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Did accused Midtown shooter target victims for being white?

Court documents show that race may have played a role in last summer's triple-shooting rampage in Midtown that left one woman dead and another paralyzed.

Forty-five days after neighborhood watch volunteer George Zimmerman shot and killed unarmed black teenager Trayvon Martin in Sanford, Fla., a special prosecutor charged Zimmerman with second-degree murder on Wednesday.

This is what thousands of protestors across the country had been demanding for weeks as the racially charged case has captivated the nation. Zimmerman, who has a white father and Hispanic mother, has said he acted in self-defense during the confrontation with Martin.

This explanation has been scoffed at by protesters, such as the hundreds who rallied in Los Angeles on Monday, many carrying signs that read, "It's more than a march. It's a movement."

But what about Brittany Watts and Lauren Garcia?

They of course are the victims of the in Midtown where police say Nkosi Thandiwe shot and killed in the Crescent Avenue parking garage before stealing her car. While fleeing, Thandiwe allegedly shot two more women, including Garcia, who was left paralyzed with spinal cord injuries.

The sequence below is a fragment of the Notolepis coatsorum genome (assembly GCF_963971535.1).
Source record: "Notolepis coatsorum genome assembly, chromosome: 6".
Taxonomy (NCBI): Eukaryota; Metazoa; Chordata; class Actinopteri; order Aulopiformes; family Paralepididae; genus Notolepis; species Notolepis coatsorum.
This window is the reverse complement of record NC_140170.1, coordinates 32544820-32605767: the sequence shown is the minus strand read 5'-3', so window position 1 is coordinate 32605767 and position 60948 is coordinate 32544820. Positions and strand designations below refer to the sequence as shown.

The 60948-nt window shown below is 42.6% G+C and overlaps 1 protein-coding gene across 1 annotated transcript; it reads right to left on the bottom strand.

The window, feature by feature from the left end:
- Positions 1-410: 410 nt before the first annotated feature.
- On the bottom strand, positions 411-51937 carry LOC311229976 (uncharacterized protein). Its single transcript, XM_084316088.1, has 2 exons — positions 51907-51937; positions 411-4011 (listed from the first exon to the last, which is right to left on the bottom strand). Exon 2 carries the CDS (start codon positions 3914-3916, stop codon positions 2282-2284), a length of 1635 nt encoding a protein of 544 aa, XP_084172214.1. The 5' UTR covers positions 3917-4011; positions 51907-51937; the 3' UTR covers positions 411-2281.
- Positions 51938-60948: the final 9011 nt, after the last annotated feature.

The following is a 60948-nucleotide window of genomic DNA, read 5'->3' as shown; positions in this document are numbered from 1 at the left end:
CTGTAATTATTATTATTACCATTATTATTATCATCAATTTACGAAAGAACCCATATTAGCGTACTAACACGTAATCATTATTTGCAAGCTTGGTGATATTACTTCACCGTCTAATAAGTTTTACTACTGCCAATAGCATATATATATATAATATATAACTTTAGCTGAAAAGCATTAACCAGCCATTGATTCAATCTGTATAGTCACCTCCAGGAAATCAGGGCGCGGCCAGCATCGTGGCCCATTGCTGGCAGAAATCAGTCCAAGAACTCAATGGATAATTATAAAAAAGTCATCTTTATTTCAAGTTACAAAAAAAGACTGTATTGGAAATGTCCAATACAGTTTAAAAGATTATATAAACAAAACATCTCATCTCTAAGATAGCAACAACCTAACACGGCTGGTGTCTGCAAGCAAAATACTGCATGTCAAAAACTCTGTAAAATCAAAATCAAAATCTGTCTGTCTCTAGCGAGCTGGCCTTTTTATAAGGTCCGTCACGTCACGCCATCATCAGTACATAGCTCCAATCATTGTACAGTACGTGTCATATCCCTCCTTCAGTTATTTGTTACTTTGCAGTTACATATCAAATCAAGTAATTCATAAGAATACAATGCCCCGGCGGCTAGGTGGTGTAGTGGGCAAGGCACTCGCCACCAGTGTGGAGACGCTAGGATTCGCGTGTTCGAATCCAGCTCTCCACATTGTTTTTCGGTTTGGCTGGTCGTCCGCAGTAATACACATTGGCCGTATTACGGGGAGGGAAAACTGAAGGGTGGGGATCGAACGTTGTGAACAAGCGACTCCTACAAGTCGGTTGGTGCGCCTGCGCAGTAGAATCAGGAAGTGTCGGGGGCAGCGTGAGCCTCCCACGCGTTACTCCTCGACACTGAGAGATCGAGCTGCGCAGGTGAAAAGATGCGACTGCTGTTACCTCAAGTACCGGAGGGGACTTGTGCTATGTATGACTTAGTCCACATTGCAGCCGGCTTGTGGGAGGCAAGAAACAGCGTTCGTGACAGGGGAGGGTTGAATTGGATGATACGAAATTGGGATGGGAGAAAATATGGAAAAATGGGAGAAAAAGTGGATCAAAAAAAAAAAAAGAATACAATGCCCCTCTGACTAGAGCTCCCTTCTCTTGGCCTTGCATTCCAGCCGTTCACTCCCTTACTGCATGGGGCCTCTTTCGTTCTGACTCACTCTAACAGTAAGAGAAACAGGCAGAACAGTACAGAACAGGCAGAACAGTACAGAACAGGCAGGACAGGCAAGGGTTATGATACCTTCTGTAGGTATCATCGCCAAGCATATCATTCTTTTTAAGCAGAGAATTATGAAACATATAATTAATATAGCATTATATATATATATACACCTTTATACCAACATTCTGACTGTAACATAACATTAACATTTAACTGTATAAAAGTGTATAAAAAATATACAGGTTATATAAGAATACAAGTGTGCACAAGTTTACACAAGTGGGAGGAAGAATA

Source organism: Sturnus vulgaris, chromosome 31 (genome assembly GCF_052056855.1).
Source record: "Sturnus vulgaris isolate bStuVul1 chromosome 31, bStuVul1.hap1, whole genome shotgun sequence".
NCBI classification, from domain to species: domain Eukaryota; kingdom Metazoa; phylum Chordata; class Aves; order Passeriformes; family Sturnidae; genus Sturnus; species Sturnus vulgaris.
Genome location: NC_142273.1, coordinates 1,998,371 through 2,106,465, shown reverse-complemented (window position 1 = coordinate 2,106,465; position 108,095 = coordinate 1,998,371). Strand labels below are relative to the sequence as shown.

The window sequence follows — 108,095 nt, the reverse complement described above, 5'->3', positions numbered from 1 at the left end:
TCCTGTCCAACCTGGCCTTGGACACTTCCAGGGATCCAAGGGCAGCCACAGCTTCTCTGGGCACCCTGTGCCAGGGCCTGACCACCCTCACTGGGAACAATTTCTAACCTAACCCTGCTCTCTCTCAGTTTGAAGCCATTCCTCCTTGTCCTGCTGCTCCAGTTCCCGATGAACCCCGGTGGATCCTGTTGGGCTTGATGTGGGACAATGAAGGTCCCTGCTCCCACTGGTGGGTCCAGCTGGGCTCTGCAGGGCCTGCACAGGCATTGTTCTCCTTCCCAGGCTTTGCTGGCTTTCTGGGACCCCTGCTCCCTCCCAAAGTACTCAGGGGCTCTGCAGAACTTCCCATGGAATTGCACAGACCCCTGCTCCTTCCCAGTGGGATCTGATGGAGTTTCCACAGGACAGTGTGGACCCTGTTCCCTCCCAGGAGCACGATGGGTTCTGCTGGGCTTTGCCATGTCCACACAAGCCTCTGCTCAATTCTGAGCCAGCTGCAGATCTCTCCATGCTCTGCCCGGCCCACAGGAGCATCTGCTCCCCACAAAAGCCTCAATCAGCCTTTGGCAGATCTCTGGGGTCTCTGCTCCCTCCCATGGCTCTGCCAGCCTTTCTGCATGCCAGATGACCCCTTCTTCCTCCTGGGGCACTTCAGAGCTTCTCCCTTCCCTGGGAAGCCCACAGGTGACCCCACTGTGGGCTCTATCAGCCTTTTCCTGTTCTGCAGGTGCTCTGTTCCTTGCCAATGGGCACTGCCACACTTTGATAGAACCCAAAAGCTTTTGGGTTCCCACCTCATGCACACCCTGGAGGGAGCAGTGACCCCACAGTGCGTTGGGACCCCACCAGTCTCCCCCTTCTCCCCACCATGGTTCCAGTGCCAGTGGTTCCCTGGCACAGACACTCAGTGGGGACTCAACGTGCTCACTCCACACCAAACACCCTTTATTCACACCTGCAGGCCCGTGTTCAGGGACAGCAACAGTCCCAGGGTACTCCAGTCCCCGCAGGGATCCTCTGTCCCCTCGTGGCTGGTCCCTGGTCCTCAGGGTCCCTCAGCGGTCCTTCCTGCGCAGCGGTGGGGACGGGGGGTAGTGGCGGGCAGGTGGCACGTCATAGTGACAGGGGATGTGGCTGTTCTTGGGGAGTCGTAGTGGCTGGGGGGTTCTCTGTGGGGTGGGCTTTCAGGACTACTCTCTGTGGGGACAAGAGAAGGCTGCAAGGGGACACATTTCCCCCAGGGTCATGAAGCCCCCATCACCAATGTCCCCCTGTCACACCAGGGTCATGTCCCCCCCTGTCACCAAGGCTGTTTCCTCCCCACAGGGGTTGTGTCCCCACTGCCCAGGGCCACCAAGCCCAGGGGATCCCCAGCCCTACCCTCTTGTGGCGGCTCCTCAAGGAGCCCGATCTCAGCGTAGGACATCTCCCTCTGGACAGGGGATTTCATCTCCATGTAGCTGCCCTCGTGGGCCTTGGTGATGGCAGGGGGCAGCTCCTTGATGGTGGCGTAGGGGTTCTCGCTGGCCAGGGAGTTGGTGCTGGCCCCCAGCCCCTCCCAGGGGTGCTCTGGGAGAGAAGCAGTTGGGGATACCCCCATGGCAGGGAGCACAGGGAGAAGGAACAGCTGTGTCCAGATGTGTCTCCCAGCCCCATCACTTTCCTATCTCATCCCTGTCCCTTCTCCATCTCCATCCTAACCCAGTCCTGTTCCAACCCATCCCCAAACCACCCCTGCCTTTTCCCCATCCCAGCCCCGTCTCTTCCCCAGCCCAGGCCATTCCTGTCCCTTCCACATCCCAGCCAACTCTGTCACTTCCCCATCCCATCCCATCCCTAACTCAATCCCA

The other woman, Tiffany Ferenczy, was shot in the leg. Watts was white, as are Garcia and Ferenczy.

Thandiwe, who is black, was formally charged with murder, felony murder, aggravated assault, gun possession and other charges last October. He remains in Fulton County jail without bond. There is a motions hearing slated for later this month and his lawyers have asked the court for a mental evaluation.

Last week, Garcia and Ferenczy, along with Brian Watts, whose young wife was killed that mid-summer afternoon, all filed separate lawsuits against Allied Barton Security Services and the owners of the building in Fulton County Superior Court. Allied Barton employed Thandiwe as a security guard at the building and the complaints claim negligence on the part of the company.

And then on Monday, Channel 2 Action News reported that after examining the 43-page lawsuit, it appears that race may have played a role in the triple-shooting rampage.

According to Channel 2, the lawsuit says the accused shooter “demonstrated an intensely negative attitude toward another race, which was unnamed.”

The news outlet went on to report that weeks before the shooting, Thandiwe had been involved in an altercation with a building visitor, as Channel 2 said he “assailed a visiting courier with racial epithets and had to be physically restrained by company personnel from striking and causing harm to visitors.”